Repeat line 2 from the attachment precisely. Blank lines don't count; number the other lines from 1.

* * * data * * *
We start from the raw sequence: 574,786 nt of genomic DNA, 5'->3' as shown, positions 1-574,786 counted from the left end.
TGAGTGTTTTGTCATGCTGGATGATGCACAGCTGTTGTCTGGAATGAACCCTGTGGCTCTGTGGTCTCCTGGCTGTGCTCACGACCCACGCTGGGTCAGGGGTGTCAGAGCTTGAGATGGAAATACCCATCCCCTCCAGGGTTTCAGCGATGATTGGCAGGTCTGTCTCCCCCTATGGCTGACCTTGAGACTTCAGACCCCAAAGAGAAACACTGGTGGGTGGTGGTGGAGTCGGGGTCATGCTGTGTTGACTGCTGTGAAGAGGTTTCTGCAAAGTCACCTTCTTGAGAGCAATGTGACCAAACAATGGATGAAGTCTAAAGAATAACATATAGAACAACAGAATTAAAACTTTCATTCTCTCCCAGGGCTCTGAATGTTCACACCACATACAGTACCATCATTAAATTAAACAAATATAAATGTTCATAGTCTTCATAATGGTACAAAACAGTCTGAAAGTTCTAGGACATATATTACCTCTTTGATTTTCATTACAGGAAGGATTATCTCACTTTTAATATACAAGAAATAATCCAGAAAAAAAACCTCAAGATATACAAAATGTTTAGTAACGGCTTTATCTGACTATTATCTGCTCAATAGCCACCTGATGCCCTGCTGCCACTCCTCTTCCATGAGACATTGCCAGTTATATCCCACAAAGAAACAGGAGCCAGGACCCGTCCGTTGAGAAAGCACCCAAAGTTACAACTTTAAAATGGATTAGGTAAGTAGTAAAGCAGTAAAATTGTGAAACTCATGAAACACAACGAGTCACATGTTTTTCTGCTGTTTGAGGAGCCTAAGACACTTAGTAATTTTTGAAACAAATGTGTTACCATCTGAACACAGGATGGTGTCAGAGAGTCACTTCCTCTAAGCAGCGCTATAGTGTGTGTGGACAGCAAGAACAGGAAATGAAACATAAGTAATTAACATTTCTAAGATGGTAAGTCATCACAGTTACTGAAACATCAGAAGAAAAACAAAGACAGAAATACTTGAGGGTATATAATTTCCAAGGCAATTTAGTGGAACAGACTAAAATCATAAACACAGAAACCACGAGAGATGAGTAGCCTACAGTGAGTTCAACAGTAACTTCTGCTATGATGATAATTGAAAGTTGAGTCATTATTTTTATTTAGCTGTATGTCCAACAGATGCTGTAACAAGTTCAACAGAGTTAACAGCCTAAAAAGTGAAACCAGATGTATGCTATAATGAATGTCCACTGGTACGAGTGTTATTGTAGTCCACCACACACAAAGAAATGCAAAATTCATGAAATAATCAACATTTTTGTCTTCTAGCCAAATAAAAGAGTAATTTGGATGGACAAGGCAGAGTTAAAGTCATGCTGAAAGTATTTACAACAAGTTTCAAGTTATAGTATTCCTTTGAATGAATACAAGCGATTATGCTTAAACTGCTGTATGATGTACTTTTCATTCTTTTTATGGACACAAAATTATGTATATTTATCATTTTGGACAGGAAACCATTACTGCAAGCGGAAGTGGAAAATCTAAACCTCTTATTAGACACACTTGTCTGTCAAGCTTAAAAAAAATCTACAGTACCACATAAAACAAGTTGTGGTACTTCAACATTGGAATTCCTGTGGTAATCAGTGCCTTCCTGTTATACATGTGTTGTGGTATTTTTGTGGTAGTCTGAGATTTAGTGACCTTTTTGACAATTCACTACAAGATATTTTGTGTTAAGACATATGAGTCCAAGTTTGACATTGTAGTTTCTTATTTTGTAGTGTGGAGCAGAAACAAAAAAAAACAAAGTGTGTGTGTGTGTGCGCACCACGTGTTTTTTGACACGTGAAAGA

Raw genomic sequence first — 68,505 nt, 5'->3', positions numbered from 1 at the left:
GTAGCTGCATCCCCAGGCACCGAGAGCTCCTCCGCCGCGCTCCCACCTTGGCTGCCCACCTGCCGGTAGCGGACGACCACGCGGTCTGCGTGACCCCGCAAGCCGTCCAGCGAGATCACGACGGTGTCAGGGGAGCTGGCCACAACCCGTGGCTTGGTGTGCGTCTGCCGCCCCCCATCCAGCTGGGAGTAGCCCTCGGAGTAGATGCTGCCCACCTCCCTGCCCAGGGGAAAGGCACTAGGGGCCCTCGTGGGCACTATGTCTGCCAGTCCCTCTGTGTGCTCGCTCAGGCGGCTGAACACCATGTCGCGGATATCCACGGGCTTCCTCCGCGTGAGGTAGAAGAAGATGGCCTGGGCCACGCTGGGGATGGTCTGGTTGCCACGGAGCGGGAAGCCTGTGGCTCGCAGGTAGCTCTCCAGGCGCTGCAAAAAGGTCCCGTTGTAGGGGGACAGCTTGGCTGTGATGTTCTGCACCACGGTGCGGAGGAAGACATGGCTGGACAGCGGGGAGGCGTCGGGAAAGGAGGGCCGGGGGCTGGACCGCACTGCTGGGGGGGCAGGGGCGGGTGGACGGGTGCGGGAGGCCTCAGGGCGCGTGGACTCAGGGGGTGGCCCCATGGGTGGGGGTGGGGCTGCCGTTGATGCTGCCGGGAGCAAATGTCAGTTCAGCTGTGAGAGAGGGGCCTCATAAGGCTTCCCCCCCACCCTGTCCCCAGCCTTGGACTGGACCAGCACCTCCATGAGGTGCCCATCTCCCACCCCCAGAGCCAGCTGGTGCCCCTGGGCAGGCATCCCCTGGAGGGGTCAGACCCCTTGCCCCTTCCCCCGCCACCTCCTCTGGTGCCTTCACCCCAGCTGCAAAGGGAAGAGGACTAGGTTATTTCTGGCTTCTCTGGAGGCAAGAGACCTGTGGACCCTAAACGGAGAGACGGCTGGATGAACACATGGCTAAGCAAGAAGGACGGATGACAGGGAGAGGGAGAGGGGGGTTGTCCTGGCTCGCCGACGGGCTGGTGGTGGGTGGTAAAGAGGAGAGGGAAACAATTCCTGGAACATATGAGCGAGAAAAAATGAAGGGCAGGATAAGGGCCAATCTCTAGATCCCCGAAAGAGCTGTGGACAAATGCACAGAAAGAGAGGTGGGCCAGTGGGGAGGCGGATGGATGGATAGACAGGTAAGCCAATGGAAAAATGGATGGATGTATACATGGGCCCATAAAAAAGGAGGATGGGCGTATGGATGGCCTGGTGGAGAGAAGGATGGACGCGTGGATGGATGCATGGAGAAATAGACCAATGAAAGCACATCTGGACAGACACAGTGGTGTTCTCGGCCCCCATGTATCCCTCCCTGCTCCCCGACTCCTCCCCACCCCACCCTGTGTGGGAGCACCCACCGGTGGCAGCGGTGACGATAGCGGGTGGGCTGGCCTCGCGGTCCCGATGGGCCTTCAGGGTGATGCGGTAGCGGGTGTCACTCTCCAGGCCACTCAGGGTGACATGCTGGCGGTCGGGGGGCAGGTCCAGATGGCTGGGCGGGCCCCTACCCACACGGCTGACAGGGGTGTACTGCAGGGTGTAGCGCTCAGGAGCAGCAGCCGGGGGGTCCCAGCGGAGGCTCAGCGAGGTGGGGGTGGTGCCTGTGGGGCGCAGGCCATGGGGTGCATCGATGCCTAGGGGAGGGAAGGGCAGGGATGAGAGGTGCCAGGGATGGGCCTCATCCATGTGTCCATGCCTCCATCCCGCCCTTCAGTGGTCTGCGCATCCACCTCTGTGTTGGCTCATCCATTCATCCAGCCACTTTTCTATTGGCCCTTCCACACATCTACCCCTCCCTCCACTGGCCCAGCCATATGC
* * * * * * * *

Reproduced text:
TGAGTGTTTTGTCATGCTGGATGATGCACAGCTGTTGTCTGGAATGAACCCTGTGGCTCTGTGGTCTCCTGGCTGTGCTCACGACCCACGCTGGGTCAGGGGTGTCAGAGCTTGAGATGGAAATACCCATCCCCTCCAGGGTTTCAGCGATGATTGGCAGGTCTGTCTCCCCCTATGGCTGACCTTGAGACTTCAGACCCCAAAGAGAAACACTGGTGGGTGGTGGTGGAGTCGGGGTCATGCTGTGTTGACTGCTGTGAAGAGGTTTCTGCAAAGTCACCTTCTTGAGAGCAATGTGACCAAACAATGGATGAAGTCTAAAGAATAACATATAGAACAACAGAATTAAAACTTTCATTCTCTCCCAGGGCTCTGAATGTTCACACCACATACAGTACCATCATTAAATTAAACAAATATAAATGTTCATAGTCTTCATAATGGTACAAAACAGTCTGAAAGTTCTAGGACATATATTACCTCTTTGATTTTCATTACAGGAAGGATTATCTCACTTTTAATATACAAGAAATAATCCAGAAAAAAAACCTCAAGATATACAAAATGTTTAGTAACGGCTTTATCTGACTATTATCTGCTCAATAGCCACCTGATGCCCTGCTGCCACTCCTCTTCCATGAGACATTGCCAGTTATATCCCACAAAGAAACAGGAGCCAGGACCCGTCCGTTGAGAAAGCACCCAAAGTTACAACTTTAAAATGGATTAGGTAAGTAGTAAAGCAGTAAAATTGTGAAACTCATGAAACACAACGAGTCACATGTTTTTCTGCTGTTTGAGGAGCCTAAGACACTTAGTAATTTTTGAAACAAATGTGTTACCATCTGAACACAGGATGGTGTCAGAGAGTCACTTCCTCTAAGCAGCGCTATAGTGTGTGTGGACAGCAAGAACAGGAAATGAAACATAAGTAATTAACATTTCTAAGATGGTAAGTCATCACAGTTACTGAAACATCAGAAGAAAAACAAAGACAGAAATACTTGAGGGTATATAATTTCCAAGGCAATTTAGTGGAACAGACTAAAATCATAAACACAGAAACCACGAGAGATGAGTAGCCTACAGTGAGTTCAACAGTAACTTCTGCTATGATGATAATTGAAAGTTGAGTCATTATTTTTATTTAGCTGTATGTCCAACAGATGCTGTAACAAGTTCAACAGAGTTAACAGCCTAAAAAGTGAAACCAGATGTATGCTATAATGAATGTCCACTGGTACGAGTGTTATTGTAGTCCACCACACACAAAGAAATGCAAAATTCATGAAATAATCAACATTTTTGTCTTCTAGCCAAATAAAAGAGTAATTTGGATGGACAAGGCAGAGTTAAAGTCATGCTGAAAGTATTTACAACAAGTTTCAAGTTATAGTATTCCTTTGAATGAATACAAGCGATTATGCTTAAACTGCTGTATGATGTACTTTTCATTCTTTTTATGGACACAAAATTATGTATATTTATCATTTTGGACAGGAAACCATTACTGCAAGCGGAAGTGGAAAATCTAAACCTCTTATTAGACACACTTGTCTGTCAAGCTTAAAAAAAATCTACAGTACCACATAAAACAAGTTGTGGTACTTCAACATTGGAATTCCTGTGGTAATCAGTGCCTTCCTGTTATACATGTGTTGTGGTATTTTTGTGGTAGTCTGAGATTTAGTGACCTTTTTGACAATTCACTACAAGATATTTTGTGTTAAGACATATGAGTCCAAGTTTGACATTGTAGTTTCTTATTTTGTAGTGTGGAGCAGAAACAAAAAAAAACAAAGTGTGTGTGTGTGTGCGCACCACGTGTTTTTTGACACGTGAAAGA